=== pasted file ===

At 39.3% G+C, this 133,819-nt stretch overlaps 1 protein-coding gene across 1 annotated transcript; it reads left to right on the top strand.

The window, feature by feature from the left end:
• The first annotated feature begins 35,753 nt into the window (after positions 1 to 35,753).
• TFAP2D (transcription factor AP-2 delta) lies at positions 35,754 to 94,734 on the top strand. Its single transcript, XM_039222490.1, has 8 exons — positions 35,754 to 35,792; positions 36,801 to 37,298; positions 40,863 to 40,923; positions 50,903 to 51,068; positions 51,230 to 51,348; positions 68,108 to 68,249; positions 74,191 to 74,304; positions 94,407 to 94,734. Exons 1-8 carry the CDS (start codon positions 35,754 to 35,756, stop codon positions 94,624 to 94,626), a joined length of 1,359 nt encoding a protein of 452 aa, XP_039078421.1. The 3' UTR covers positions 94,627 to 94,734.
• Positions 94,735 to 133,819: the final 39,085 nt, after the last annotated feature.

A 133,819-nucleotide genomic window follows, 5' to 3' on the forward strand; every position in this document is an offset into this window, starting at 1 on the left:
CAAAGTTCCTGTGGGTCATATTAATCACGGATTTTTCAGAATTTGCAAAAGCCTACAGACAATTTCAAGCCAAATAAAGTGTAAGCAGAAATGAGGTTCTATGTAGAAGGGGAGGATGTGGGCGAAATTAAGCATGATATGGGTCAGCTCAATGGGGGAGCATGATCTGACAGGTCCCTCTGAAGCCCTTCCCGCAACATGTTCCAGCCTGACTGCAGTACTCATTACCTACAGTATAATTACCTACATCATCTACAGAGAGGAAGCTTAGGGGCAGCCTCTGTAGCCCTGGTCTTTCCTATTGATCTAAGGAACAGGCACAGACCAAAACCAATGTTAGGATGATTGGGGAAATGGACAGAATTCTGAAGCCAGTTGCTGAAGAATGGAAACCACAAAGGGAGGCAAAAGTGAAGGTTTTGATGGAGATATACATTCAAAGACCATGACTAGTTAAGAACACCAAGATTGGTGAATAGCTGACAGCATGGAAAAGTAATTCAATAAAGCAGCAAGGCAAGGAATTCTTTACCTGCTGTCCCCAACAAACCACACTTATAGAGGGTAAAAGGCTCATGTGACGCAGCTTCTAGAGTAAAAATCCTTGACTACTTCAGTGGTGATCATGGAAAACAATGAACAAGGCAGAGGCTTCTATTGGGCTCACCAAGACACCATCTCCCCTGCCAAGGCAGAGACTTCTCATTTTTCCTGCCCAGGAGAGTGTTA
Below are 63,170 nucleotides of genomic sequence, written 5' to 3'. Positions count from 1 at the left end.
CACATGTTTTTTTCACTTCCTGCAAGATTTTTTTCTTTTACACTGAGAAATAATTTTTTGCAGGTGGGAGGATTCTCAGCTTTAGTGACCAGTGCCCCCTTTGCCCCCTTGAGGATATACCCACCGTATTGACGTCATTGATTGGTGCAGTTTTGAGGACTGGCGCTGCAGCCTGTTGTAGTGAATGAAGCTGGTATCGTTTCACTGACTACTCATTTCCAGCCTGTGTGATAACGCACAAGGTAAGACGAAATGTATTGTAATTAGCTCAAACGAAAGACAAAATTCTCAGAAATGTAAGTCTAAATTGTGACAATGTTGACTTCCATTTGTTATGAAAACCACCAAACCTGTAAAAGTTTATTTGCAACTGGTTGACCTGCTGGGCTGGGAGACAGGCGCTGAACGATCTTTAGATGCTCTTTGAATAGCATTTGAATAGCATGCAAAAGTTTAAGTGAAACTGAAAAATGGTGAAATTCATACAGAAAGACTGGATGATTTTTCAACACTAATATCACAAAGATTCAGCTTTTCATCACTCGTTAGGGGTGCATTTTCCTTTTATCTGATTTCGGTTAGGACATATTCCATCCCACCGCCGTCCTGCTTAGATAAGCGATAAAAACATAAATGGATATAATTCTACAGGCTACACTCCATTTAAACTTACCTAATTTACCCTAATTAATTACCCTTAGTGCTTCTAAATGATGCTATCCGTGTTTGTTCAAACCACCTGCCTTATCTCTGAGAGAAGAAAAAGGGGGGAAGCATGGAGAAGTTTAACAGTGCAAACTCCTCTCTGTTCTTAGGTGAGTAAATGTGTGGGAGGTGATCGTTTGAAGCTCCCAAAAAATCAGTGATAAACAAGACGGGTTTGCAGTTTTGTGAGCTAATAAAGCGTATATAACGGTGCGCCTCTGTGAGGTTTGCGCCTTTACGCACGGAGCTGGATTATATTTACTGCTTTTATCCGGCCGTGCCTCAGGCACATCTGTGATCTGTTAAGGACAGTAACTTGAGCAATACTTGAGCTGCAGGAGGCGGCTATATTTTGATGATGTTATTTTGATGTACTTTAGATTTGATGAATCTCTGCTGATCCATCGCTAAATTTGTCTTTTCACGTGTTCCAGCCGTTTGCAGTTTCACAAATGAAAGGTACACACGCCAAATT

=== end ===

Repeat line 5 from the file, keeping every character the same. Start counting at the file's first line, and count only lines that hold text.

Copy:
• Positions 94,735 to 133,819: the final 39,085 nt, after the last annotated feature.